Where are Americans born in each U.S. state? This viral map shows you at a glance
- This map is an infographic that went viral when it was originally published.
- It’s easy to see why: It’s dense, yet simple. And it's pretty to look at.
- The result is a clear view on trends and outliers, both nationally and regionally.
“Rather pleased with this map,” said Erin when she tweeted it on February 2, 2022. This is quite the understatement: Her map went viral almost immediately. Why?
Because the map is an infographic that does a stellar job of answering its own question: Where are Americans born? The graph packs a lot of info, yet it is easy to decipher and can be read in a variety of ways. Its colorful combination of structure and variation is also pleasing to the eye.
Each state is represented by a square of the same size, which tracks data from 1850 to 2020 on where each state’s citizens were born. Dark blue represents the share of citizens born in the state. Light blue is for residents born in a different U.S. state. Orange represents the foreign-born percentage.
As you witness those shares in each state evolve over time (i.e. from left to right), the composite picture of those 50 states together immediately illuminates trends and outliers, both nationally and regionally.
The native-born share of the states’ populations tends to be the largest, but not everywhere. Ohio and Pennsylvania have throughout history had consistently large majorities of native-born citizens. That share is consistently low in Nevada (27% native-born in 2020, the lowest in the nation) and Arizona, and more recently in Florida.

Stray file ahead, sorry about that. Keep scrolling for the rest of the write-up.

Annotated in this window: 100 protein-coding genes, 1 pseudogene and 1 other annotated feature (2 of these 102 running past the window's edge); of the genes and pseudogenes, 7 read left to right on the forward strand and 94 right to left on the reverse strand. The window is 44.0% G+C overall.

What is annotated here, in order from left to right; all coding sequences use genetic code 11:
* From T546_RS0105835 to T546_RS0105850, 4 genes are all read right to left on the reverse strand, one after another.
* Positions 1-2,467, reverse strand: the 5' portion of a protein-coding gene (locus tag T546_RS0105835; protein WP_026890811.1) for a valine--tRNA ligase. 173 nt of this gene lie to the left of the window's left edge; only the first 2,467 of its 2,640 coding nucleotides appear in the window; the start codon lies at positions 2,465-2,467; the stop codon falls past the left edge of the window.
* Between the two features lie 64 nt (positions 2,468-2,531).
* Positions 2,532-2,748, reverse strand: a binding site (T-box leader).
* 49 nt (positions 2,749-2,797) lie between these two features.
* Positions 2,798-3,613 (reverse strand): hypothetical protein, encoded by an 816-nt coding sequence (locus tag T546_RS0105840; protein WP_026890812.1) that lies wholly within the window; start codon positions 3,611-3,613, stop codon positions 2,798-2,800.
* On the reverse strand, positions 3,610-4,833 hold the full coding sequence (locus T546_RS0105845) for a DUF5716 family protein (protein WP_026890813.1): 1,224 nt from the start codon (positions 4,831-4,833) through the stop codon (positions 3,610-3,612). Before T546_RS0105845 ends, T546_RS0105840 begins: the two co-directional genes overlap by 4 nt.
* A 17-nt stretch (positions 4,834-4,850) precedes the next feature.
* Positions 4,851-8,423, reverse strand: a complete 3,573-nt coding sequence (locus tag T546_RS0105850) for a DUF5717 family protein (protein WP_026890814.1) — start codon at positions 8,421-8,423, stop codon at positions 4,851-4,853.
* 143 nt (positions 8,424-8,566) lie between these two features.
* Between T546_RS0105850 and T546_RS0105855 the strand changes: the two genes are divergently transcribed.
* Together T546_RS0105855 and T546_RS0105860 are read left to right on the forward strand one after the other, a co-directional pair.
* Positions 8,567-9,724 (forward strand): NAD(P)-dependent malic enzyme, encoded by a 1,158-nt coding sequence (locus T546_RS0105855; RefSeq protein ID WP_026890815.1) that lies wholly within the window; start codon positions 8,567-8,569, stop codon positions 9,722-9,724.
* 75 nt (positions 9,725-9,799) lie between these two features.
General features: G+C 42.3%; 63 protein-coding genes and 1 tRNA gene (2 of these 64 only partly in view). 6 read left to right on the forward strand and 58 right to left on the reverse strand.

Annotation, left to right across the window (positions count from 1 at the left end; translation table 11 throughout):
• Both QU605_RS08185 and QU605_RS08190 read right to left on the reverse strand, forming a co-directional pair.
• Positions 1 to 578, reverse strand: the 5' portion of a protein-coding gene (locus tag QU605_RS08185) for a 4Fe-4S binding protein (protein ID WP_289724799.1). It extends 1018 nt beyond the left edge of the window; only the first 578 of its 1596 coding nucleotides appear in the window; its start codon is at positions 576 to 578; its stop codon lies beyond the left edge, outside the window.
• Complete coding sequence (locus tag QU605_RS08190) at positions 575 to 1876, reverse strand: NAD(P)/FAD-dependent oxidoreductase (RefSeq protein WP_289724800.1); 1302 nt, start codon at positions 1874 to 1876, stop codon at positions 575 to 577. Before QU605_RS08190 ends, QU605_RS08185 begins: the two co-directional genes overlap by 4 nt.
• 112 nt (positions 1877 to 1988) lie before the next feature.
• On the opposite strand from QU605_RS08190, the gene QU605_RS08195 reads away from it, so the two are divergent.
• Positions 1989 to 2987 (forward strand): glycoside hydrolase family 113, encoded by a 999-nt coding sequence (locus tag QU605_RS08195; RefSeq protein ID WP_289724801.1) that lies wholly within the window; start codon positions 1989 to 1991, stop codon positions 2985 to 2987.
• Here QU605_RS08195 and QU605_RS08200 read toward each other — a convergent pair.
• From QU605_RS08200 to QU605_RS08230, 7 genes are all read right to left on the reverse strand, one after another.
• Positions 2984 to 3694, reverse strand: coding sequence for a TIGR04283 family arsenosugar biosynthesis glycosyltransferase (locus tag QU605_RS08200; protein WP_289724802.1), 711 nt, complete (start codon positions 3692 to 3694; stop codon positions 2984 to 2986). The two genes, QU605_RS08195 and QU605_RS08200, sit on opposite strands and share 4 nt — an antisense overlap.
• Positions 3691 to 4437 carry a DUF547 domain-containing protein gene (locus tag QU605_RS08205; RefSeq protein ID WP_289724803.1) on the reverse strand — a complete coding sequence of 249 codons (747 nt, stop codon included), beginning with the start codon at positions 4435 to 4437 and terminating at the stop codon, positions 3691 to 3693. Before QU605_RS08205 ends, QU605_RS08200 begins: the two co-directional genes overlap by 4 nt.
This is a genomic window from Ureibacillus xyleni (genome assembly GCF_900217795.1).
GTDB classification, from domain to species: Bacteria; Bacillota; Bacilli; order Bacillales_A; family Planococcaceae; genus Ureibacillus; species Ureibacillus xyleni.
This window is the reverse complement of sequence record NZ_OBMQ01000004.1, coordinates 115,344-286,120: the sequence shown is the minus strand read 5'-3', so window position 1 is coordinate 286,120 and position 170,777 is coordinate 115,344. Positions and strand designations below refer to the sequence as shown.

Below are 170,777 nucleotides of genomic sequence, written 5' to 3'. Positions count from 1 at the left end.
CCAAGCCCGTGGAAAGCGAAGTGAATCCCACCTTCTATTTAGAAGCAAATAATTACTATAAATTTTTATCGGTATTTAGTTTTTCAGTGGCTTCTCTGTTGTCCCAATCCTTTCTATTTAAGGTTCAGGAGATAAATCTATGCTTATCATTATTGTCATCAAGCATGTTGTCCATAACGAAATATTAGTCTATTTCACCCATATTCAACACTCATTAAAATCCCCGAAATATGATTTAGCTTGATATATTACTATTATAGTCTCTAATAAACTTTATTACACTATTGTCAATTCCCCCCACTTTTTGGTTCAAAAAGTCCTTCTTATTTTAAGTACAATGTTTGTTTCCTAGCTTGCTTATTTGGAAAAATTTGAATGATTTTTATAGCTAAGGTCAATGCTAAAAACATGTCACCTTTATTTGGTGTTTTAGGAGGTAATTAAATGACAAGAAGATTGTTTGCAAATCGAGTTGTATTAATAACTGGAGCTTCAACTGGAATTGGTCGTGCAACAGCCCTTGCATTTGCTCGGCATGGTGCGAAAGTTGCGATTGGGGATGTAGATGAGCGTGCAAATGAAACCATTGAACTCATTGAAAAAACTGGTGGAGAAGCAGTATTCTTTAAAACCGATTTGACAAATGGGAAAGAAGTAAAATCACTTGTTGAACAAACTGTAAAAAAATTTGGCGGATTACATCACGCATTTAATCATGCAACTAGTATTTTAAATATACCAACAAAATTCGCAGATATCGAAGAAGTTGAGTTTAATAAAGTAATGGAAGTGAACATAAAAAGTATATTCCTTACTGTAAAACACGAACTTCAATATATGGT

The native-born share also tends to be in decline, but not everywhere. The drop has been fairly linear in Delaware and more precipitous in Georgia. But the share of native-borns is actually increasing in Washington state and California, albeit from a relatively low base.
The states with the broadest bright blue bands are the most popular destinations for Americans born in other states. Many are out west, including Colorado, Wyoming, and Oregon. But that share is also increasing in, say, Maine and New Hampshire. It’s relatively narrow in New York and Pennsylvania, for example.
Foreign-born residents make up an important part of many state populations, but not all. There are relatively many immigrants in New York and California, but relatively few in West Virginia and Tennessee. The share is clearly on the increase in states like Florida and Texas, but has been much higher in the past in Rhode Island and Connecticut.
An interesting anomaly: West Virginia didn’t become a separate state until 1863, which is why its “native-born” population before 1870 was 0% (as they were all born in Virginia).
The map was produced to illustrate an article on the blog of the Law Offices of James A. Welcome, which also shows a graph of a single square with the same data for the entire country.
It shows the nationwide decline in native-born state residents between 1850 and 2020 (from 66% to 58%) is only to a lesser degree the result of an increase in immigrants (rising only 11% to 14%), and to a larger one the consequence of a rise in inter-state migrants (23% to 28%).
A caveat: the data for this map comes from the U.S. Census (1850 to 1990) and American Community Surveys (2000-2020). The older data does not reliably include Native or African Americans, and is therefore likely inaccurate.
Strange Maps #1200
For more info, see the map in its original context. Map by Erin. Here’s her Twitter and website.
Got a strange map? Let me know at [email protected].